At the Seattle Gym on Queen Anne Hill, personal fitness instructor Frankie Rongo barks out orders in a thick East Coast accent.

“I tell people you can take the guy out of Jersey,” said Rongo. “You can't take Jersey out of the guy.”

He works his clients hard. Positive reinforcement can do wonders. It has certainly worked for Rongo himself.

“Coming through what I went through the last three years, you're almost forced to be positive or I wouldn't have been able to make it,” he said.

For 20 years, while Rongo took care of his clients, his girlfriend Kathleen took care of him. But on the day in 2014 when Rongo set a new American record for his division by deadlifting 457 pounds at the Alki Classic, everything changed.

“[Kathleen] came over to me and says ‘Can I go home? I don't feel too good,’" Ringo recounted. "I said ‘Sure honey, I'll see ya’. I got home and there was a note. ‘I went to the hospital’. I went to the hospital. The doctor pulled me off to the side and said ‘She has an issue.’”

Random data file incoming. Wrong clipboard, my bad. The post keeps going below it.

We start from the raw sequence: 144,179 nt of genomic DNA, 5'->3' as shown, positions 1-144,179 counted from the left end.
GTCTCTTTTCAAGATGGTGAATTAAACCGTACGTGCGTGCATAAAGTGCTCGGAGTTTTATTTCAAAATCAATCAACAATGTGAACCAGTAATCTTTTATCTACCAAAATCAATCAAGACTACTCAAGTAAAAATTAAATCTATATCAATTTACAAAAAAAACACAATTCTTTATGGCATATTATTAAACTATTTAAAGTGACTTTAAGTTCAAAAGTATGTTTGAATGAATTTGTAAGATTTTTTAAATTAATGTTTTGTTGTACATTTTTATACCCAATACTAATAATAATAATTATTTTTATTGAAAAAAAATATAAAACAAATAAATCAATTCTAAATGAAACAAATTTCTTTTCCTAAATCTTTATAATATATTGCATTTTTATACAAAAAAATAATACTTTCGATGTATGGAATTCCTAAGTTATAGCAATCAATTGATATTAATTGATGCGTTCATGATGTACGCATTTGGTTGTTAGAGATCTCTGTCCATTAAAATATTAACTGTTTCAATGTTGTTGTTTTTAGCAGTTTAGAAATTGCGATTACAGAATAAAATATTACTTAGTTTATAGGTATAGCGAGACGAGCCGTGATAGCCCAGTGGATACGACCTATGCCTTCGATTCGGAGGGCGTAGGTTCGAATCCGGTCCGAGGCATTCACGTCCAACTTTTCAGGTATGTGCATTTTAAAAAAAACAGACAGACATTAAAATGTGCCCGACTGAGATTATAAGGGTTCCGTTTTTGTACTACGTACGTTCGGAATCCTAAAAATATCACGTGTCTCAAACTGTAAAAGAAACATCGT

That's when Rongo began leading a double life: personal trainer by day, personal nurse by night.

“It was just me and her,” Rongo said.

The pressure began to take a physical toll on Rongo, a weight lifter and bodybuilder since the age of 12.

“I'd come down here to the gym in my house and do a couple of push-ups and say, ‘That's it. Let me just go get her some medicine at Bartells’. And that was my life.”

In her final six months Kathleen couldn't get out of bed.

“And the night before she passed away we got officially married,” said Rongo.

Frankie's brother performed the ceremony over Facetime.

“And the next day she passed away,” he said. “The next day she passed away.”

For the first time since Kathleen's death, Rongo returned to the Alki Classic, where he easily lifted 475 pounds: his personal best.

“I feel good,” said Rongo. .

His goal had been to deadlift a world-record 500 pounds with a little help from Kathleen.

“Hopefully I can hear her in the back of my mind saying, ‘You got it. You got it. You got it,'” said Rongo.

Unfortunately he couldn’t make the lift, but Rongo’s friends gathered around him. They know what he's been carrying around all these years.

“That's power lifting,” said Rongo. “That's the sport. Gotta get in there and suck it up you know?”

At the end of the day Rongo received four medals. He had one more lift to do: to raise those medals towards the sky.

“I'm going to hold these up to my angel Kathleen,” he said. “Thank you honey. I know you were here today”.

Rongo will try to break the record fro his division in Las Vegas this weekend.

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